2/12/15 Josh Ackerman, Psychology
Abstract: Controlling one’s impulses can be depleting, making individuals less resistant to persuasion attempts. But can the depleting consequences of control spread to other individuals, such as people who simply observe others engaging in self-control use? Four studies test whether taking the perspective of a self-control user produces a sense of vicarious depletion, impairing observers’ persuasion resistance. Perspective-taking, whether explicitly directed, incidentally cued, or naturally measured, led participants to exhibit more positive attitudes and behaviors toward persuasive messages and advertisements. Vicarious depletion increased susceptibility primarily to those arguments requiring sizable effort to resist, but was inhibited both when participants adopted a mentally distant mindset and when participants believed that self-control was an unlimited resource. This research identifies an important and commonly overlooked situational factor in self-control contexts and helps to advance our mechanistic understanding of self-control processes. Thus, in social settings marked by high mental closeness, as in many group meals or shopping trips, people may suffer the depleting consequences of others’ decisions.
2/19/15 Melanie Milovac, Psychology
2/26/15 Amy Nguyen-Chyung, Ross School of Business
Abstract: This study posits that prospective entrepreneurs face a spectrum of entrepreneurial choices rather than a binary employment-entrepreneurship decision and explores how talent and key cognitive biases may influence entrepreneurs’ divergent choices in unexpected ways. I construct a novel panel dataset across several sources in the real estate brokerage industry, an industry in which all the individuals are all self-employed but some own businesses whereas others are more employee-like. I show how talent, risk attitudes and overconfidence predict selection into a rich set of entrepreneurial choices that vary by risk, autonomy and returns to talent. My results also reveal differences in the effects between specialized and general talent, and distinctions between risk attitudes and overconfidence on entrepreneurs’ choices. These findings suggest that research over the last three decades that relies solely on a self-employment definition of entrepreneurship or on uni-dimensional drivers obscures complex choices and has incompletely measured the determinants of entrepreneurial choice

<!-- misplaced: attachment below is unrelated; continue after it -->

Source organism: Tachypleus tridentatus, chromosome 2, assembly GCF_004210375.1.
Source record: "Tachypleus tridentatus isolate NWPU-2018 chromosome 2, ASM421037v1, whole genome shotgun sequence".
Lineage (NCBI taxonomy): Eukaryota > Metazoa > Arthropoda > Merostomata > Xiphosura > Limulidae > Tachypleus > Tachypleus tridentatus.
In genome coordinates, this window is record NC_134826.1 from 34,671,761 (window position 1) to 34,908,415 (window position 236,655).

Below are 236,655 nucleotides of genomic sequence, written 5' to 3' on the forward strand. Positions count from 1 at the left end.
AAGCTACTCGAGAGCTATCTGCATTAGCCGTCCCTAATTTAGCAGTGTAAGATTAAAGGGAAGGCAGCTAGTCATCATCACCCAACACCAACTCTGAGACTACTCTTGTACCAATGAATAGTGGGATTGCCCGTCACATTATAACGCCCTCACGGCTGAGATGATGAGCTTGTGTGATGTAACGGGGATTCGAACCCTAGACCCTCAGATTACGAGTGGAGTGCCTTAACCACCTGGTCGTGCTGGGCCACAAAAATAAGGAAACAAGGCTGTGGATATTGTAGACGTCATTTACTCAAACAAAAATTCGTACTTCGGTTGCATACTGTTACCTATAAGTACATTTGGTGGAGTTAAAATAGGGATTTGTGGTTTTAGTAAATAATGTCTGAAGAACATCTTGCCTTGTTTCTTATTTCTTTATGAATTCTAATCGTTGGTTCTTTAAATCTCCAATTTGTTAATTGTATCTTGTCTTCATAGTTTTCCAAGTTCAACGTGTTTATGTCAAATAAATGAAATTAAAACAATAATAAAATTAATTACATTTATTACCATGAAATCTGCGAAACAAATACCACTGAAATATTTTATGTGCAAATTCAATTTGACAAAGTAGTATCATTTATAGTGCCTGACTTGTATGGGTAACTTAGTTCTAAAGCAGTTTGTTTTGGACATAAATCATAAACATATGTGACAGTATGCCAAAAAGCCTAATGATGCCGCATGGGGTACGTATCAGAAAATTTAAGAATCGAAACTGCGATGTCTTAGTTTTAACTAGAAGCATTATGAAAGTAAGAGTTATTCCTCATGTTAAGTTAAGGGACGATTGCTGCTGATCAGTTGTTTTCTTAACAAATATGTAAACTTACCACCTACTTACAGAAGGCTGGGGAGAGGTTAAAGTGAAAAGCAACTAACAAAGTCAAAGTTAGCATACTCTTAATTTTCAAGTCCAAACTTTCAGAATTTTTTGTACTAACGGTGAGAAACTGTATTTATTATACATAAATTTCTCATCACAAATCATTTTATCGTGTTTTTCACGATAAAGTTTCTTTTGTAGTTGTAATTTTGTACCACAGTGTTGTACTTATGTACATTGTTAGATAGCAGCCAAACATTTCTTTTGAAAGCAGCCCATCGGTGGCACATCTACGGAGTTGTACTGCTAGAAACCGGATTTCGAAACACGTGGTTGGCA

3/19/15 Phoebe Ellsworth, Stephanie Preston and Scott Rick
The Event: For ages, received wisdom held that decision making was best when insulated from emotion. (“Always keep your cool!”) Relatively recent research has questioned this assumption. This is just one of the insights about connections between emotion and decision making that have emerged over the last 20 years or so. Session 10 in the Decision Consortium Seminar, next Thursday, March 19, will be devoted to this topic. And hopefully, you will be a key participant in the event, along with three UM experts on emotions and decision making: Phoebe Ellsworth, Stephanie Preston, and Scott Rick.
This is what will happen in Session 10:
(a) Each of our panelists will describe, illustrate, and comment on a couple of his or her favorite findings in the emotions and decision making area, whether discovered personally or not.
(b) Each panelist will also describe, elaborate, and motivate a question concerning emotions and decision making that holds special interest for him or her.
(c) Everyone in the room (including you?) will then be invited to offer his or her own favorite emotions/decision making research questions and insights for discussion and comment.
3/26/15 Stephanie Chen, Psychology
Abstract: Cross-cultural psychological research has found that cultural differences often run “deeper” than mere differences in norms. One deeper, more basic difference that underlies cultural variation is cognitive style; East Asians tend to think more holistically and dialectically than North American Westerners, who tend to think more analytically (Nisbett, Peng, Choi, & Norenzayan, 2001). Most of the work examining the nature of this difference focuses on this East/West contrast to the relative neglect of other regions. The present body of work uses previously established paradigms to test whether Latin Americans, as both Westerners and collectivists, resemble other Westerners in North America or other collectivists in East Asia in their level of holistic thinking. These studies begin to answer the question of whether philosophical tradition or social orientation contributes more to cognitive style. Furthermore, examining Latin American society opens questions about which other previously unstudied social factors (beyond social orientation and Confucian tradition) influence cognitive style.
4/2/15 Julian Hsu, Economics
Abstract: In this paper, I examine trends in college course taking and the role of grades as ability signals. I construct a dynamic course-taking model that allows students to simultaneously make progress and learn about their abilities in multiple majors. I use administrative transcript data from an elite public institution and track students’ progress in multiple majors. I find reduced form evidence that students ability sort based on their course grades in different majors. Most learning occurs before students’ third year, usually before they declare a major. I also find evidence of correlated major abilities, with some majors pulling students away from other majors. Finally, I find evidence that learning plays a significant role in graduation time.